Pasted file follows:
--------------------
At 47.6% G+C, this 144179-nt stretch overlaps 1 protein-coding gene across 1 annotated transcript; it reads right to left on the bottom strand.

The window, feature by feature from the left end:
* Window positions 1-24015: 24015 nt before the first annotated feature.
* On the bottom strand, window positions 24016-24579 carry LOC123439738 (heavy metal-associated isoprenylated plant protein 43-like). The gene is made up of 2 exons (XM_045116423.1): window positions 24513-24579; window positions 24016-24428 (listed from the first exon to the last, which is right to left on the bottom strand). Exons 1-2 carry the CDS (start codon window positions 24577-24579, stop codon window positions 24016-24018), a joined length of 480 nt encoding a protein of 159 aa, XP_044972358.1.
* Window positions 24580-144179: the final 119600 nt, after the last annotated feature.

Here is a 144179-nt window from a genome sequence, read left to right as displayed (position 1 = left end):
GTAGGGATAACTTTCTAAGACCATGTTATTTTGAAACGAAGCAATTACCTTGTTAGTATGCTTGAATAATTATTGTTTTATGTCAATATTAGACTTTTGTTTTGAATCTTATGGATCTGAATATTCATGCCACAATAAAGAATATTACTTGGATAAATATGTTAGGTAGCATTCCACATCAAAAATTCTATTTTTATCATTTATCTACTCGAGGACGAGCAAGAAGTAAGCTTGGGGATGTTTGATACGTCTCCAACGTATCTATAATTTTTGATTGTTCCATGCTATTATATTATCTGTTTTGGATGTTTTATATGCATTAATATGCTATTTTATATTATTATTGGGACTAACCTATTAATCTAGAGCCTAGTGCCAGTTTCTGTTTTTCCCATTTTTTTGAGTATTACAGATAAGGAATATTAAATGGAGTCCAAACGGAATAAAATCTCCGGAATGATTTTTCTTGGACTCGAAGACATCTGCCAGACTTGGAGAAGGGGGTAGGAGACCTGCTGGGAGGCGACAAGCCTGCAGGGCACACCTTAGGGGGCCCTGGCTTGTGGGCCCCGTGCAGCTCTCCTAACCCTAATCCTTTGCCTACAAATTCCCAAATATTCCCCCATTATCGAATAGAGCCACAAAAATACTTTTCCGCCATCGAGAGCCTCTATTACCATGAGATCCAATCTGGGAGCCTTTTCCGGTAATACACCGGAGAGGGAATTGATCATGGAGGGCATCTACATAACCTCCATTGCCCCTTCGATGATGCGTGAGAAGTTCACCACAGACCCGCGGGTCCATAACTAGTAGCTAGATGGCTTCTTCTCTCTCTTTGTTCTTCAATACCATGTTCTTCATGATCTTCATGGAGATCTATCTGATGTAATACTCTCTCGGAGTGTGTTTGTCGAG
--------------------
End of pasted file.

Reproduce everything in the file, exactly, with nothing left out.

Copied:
At 47.6% G+C, this 144179-nt stretch overlaps 1 protein-coding gene across 1 annotated transcript; it reads right to left on the bottom strand.

The window, feature by feature from the left end:
* Window positions 1-24015: 24015 nt before the first annotated feature.
* On the bottom strand, window positions 24016-24579 carry LOC123439738 (heavy metal-associated isoprenylated plant protein 43-like). The gene is made up of 2 exons (XM_045116423.1): window positions 24513-24579; window positions 24016-24428 (listed from the first exon to the last, which is right to left on the bottom strand). Exons 1-2 carry the CDS (start codon window positions 24577-24579, stop codon window positions 24016-24018), a joined length of 480 nt encoding a protein of 159 aa, XP_044972358.1.
* Window positions 24580-144179: the final 119600 nt, after the last annotated feature.

Here is a 144179-nt window from a genome sequence, read left to right as displayed (position 1 = left end):
GTAGGGATAACTTTCTAAGACCATGTTATTTTGAAACGAAGCAATTACCTTGTTAGTATGCTTGAATAATTATTGTTTTATGTCAATATTAGACTTTTGTTTTGAATCTTATGGATCTGAATATTCATGCCACAATAAAGAATATTACTTGGATAAATATGTTAGGTAGCATTCCACATCAAAAATTCTATTTTTATCATTTATCTACTCGAGGACGAGCAAGAAGTAAGCTTGGGGATGTTTGATACGTCTCCAACGTATCTATAATTTTTGATTGTTCCATGCTATTATATTATCTGTTTTGGATGTTTTATATGCATTAATATGCTATTTTATATTATTATTGGGACTAACCTATTAATCTAGAGCCTAGTGCCAGTTTCTGTTTTTCCCATTTTTTTGAGTATTACAGATAAGGAATATTAAATGGAGTCCAAACGGAATAAAATCTCCGGAATGATTTTTCTTGGACTCGAAGACATCTGCCAGACTTGGAGAAGGGGGTAGGAGACCTGCTGGGAGGCGACAAGCCTGCAGGGCACACCTTAGGGGGCCCTGGCTTGTGGGCCCCGTGCAGCTCTCCTAACCCTAATCCTTTGCCTACAAATTCCCAAATATTCCCCCATTATCGAATAGAGCCACAAAAATACTTTTCCGCCATCGAGAGCCTCTATTACCATGAGATCCAATCTGGGAGCCTTTTCCGGTAATACACCGGAGAGGGAATTGATCATGGAGGGCATCTACATAACCTCCATTGCCCCTTCGATGATGCGTGAGAAGTTCACCACAGACCCGCGGGTCCATAACTAGTAGCTAGATGGCTTCTTCTCTCTCTTTGTTCTTCAATACCATGTTCTTCATGATCTTCATGGAGATCTATCTGATGTAATACTCTCTCGGAGTGTGTTTGTCGAG